1. The Board feels strongly that the welfare implications of orphaning juveniles before they were fully nutritionally-independent, or socially-independent of their dams, was underplayed in the report. Concern was also expressed that many managers find it distasteful to cull and gralloch heavily pregnant females, although it was recognised that extension of the legal season makes no compulsion to cull at such times.

 

  1. It is recognised that current and historic close season for male deer was largely directed towards some form of resource-sharing and not primarily based on welfare concerns. However, while it was acknowledged that the welfare case for a close season for males was less powerful than that requiring close seasons for females, there was still some argument for having a short period of ‘relief’ at the end of the rut and for as much as 4 weeks afterwards, to avoid harassing males exhausted by the exertions of the rut.

 

  1. Concern was also expressed that abandonment of a close season for male deer (and the preference of many vocational stalkers for culling antlered males) might lead to an overall reduction in the number of females culled, while it is often this female cull which is more crucial for management. It was noted that heavier culling of males might also result in a growing imbalance of numbers between  adult male and adult female deer in many species, resulting in a pronounced skew in adult sex ratios which has in other areas caused a number of social problems  (e.g. among fallow populations of the south of England, Thirgood 1995).

 

  1. The BDS Board accepts that, from a purely welfare perspective, it is hard to justify the differences in the beginning of the closed seasons afforded to female deer as, despite timing differences in the rut, most female deer give birth at approximately the same time of year. Therefore, the British Deer Society could logically endorse a closed season for all female deer from 1 April to mid-October; this would afford deer managers greater flexibility in choosing the right time to cull female deer and, at the same time, deliver greater protection for juveniles at a critical time in their physical and social development.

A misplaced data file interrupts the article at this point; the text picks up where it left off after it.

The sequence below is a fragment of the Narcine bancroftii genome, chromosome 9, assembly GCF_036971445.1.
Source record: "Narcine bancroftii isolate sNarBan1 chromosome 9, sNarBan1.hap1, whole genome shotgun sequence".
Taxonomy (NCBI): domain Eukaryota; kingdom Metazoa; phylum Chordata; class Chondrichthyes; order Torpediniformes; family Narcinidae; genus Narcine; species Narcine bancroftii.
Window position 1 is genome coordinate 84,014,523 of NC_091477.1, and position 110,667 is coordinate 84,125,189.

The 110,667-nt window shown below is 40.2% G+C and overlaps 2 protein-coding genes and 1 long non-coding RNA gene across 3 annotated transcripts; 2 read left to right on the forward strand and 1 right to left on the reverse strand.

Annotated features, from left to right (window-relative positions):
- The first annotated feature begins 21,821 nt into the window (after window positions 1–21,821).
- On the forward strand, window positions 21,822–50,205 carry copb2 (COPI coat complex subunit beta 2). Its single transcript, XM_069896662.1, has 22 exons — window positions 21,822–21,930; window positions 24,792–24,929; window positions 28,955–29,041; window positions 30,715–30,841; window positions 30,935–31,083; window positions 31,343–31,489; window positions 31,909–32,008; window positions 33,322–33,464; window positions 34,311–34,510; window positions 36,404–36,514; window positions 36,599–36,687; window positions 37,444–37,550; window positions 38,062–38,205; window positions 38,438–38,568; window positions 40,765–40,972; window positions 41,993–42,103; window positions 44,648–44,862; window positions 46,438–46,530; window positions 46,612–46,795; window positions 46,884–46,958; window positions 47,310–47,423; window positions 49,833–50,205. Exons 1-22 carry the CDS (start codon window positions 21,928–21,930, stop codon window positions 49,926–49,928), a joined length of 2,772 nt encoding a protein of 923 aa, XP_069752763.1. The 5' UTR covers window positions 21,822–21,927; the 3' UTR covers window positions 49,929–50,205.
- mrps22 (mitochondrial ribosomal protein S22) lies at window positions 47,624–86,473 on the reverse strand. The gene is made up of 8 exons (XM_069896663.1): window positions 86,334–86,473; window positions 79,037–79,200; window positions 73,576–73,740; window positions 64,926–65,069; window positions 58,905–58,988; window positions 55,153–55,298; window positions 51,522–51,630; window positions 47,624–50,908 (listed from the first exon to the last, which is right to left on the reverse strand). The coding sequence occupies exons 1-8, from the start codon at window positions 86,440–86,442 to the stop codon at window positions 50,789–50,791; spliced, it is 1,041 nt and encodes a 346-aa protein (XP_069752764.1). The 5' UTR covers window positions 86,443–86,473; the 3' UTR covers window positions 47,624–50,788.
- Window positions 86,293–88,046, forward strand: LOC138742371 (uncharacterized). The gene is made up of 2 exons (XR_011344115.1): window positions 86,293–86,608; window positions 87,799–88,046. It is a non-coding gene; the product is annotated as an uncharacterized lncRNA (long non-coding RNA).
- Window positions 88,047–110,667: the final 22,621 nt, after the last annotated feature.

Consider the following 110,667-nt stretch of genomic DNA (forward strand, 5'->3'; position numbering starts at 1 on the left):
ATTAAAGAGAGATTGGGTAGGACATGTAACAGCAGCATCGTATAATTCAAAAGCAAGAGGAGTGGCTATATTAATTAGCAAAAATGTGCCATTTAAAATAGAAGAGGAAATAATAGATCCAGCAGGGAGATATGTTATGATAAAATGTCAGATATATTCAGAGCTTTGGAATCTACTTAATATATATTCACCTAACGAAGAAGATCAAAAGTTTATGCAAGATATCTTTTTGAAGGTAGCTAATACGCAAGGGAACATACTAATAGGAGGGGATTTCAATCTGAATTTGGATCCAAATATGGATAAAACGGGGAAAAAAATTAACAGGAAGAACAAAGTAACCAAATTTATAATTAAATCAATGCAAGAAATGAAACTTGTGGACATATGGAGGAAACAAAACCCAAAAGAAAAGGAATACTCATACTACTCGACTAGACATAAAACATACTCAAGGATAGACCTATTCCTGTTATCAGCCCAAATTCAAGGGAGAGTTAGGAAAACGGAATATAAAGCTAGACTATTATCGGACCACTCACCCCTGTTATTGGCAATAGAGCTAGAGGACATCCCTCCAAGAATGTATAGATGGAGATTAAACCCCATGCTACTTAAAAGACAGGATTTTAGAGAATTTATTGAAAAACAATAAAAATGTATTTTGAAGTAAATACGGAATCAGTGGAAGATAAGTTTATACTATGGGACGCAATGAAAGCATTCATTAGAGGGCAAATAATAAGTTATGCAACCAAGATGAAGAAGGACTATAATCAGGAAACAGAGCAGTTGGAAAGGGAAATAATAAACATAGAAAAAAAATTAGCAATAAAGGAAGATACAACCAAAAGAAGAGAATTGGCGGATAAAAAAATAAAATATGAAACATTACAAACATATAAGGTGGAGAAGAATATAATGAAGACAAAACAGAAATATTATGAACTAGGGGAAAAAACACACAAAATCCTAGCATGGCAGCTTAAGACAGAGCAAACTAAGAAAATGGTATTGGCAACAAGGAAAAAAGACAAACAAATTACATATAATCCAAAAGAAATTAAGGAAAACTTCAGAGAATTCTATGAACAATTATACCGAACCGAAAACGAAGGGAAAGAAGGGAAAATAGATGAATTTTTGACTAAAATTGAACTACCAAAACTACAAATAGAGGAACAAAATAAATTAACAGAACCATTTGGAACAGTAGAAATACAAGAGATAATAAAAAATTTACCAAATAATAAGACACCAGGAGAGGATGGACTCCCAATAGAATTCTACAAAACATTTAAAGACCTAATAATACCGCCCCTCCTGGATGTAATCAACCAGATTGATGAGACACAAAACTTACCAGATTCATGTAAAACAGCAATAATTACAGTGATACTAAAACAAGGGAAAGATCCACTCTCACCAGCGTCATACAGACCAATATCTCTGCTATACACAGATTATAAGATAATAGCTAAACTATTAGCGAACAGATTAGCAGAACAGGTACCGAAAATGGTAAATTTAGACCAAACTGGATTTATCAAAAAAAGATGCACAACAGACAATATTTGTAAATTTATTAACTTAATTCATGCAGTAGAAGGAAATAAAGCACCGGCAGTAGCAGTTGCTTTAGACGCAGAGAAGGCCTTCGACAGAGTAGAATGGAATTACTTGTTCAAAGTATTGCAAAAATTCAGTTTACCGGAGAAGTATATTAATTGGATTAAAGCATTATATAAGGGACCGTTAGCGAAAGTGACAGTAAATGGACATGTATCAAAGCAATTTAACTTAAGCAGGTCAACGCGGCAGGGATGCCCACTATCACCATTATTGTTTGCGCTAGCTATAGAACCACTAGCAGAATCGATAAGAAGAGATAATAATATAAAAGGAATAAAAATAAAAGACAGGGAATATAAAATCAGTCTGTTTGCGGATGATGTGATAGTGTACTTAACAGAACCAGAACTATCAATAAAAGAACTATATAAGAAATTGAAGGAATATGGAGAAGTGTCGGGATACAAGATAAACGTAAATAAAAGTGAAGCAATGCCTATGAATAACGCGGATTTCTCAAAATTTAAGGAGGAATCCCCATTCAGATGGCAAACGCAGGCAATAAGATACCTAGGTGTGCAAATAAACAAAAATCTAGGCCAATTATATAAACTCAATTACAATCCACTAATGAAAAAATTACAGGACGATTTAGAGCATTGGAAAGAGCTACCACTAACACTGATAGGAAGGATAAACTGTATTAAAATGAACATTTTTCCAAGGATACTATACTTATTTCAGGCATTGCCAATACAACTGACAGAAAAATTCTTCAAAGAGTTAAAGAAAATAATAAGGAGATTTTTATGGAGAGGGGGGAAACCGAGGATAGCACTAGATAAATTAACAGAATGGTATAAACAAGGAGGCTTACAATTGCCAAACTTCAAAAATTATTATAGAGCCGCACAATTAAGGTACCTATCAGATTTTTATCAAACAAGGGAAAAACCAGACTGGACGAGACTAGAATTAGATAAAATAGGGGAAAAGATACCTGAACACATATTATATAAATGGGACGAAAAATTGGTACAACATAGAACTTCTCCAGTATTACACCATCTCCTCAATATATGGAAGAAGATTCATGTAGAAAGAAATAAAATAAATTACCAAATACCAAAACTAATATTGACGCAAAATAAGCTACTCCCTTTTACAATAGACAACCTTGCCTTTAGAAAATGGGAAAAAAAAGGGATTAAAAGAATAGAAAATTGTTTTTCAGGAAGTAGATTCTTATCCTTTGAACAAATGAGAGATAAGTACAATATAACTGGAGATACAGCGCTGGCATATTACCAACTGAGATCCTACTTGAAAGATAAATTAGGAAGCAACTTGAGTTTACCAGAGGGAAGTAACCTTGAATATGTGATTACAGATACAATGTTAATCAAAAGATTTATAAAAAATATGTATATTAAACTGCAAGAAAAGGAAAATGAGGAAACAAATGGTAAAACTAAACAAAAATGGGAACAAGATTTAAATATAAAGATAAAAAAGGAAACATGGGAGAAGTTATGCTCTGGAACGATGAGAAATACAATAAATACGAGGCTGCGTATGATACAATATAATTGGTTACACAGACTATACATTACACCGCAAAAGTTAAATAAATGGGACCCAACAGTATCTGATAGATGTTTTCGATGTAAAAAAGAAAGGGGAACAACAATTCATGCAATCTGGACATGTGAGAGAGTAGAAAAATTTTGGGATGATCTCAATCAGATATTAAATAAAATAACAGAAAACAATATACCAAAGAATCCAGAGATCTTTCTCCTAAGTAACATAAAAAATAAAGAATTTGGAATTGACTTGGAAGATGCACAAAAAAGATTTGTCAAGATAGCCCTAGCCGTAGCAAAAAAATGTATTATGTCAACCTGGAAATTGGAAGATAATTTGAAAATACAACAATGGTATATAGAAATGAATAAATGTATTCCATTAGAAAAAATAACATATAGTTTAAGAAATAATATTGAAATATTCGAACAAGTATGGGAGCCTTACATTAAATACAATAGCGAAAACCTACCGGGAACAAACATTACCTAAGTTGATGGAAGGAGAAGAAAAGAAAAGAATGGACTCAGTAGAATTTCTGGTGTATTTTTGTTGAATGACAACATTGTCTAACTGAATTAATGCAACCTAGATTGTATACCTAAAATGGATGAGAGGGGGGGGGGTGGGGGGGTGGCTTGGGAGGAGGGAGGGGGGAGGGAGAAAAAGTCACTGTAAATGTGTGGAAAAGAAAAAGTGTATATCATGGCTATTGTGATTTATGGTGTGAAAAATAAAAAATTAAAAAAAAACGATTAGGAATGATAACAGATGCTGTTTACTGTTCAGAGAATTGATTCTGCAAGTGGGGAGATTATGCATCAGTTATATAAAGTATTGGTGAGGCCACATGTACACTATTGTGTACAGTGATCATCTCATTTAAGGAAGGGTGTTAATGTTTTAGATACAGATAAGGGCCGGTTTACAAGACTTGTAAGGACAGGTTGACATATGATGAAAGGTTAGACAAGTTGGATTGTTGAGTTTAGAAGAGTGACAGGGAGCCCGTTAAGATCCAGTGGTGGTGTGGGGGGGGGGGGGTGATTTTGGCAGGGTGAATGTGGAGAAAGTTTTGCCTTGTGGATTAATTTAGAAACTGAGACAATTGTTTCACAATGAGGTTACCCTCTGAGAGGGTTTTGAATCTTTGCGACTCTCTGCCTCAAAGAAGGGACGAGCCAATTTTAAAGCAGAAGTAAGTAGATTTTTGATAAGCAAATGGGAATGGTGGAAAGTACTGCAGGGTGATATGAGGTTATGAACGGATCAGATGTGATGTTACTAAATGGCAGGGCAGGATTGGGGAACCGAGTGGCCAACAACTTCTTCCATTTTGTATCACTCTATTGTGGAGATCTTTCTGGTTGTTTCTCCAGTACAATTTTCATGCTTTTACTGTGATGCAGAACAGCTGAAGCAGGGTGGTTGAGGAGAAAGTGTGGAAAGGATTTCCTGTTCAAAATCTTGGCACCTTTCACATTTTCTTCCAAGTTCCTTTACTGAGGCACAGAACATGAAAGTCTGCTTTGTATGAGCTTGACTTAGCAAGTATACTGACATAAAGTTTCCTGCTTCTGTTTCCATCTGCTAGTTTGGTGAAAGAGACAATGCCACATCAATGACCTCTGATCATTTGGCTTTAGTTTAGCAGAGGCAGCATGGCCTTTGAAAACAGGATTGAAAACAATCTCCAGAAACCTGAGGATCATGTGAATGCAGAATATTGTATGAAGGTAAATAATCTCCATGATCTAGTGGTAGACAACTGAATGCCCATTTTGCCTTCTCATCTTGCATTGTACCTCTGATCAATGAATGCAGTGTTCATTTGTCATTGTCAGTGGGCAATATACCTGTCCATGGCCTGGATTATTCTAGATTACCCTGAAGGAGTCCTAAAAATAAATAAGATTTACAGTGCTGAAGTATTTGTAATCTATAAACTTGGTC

Nightshooting  [ Section 4 paragraphs 38 -40; Section 6  paragraphs 17- 18 and Recommendation 7].

 

  1. The BDS would endorse the recommendation that any increase in licences for night-shooting should wait for the results of ongoing reviews by SNH and others of the welfare implications associated with night-shooting However, it would seem essential, if such review is to be used as a basis for changing existing regulations, that the results of that review are made subject to scrutiny by an independent panel of experts drawn from professional scientists and representatives of the industry, rather than that assessment is left simply internal to SNH.